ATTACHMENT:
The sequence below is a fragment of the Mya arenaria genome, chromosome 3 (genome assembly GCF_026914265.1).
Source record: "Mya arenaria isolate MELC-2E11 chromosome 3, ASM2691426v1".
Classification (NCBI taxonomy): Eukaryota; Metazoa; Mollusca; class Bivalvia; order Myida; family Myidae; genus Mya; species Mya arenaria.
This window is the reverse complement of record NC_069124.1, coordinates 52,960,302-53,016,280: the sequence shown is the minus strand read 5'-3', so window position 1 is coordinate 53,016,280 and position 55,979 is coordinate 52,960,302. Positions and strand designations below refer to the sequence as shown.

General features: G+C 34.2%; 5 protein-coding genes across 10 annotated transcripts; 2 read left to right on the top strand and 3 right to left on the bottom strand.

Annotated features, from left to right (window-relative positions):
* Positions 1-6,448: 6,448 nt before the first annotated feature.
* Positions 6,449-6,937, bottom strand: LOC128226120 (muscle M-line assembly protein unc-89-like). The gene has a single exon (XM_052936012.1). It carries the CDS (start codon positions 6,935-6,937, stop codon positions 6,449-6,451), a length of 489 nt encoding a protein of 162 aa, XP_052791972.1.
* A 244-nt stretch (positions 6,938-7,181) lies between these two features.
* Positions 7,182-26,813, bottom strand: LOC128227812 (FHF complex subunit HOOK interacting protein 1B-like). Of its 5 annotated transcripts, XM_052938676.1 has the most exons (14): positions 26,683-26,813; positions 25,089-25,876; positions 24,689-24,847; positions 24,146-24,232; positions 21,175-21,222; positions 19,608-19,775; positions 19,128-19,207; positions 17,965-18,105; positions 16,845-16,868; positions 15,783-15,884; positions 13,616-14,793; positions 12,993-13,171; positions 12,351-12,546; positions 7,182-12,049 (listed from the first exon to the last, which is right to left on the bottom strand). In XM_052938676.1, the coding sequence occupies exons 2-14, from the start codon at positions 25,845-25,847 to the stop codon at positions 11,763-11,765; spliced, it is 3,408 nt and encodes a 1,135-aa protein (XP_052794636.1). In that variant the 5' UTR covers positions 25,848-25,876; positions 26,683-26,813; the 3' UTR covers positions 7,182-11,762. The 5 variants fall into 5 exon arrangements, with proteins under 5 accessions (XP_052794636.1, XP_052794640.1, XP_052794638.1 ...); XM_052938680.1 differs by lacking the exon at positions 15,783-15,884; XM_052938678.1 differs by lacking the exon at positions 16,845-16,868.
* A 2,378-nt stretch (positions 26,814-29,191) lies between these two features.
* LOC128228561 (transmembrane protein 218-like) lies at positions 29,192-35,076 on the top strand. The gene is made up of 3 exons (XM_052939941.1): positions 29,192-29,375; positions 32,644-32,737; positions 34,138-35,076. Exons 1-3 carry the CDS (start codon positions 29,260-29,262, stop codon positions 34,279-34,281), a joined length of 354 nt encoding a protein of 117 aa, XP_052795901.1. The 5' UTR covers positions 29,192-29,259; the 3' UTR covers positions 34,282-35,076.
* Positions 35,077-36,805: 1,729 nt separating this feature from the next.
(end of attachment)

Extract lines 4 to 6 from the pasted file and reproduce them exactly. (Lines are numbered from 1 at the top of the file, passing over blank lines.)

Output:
This window is the reverse complement of record NC_069124.1, coordinates 52,960,302-53,016,280: the sequence shown is the minus strand read 5'-3', so window position 1 is coordinate 53,016,280 and position 55,979 is coordinate 52,960,302. Positions and strand designations below refer to the sequence as shown.

General features: G+C 34.2%; 5 protein-coding genes across 10 annotated transcripts; 2 read left to right on the top strand and 3 right to left on the bottom strand.

Annotated features, from left to right (window-relative positions):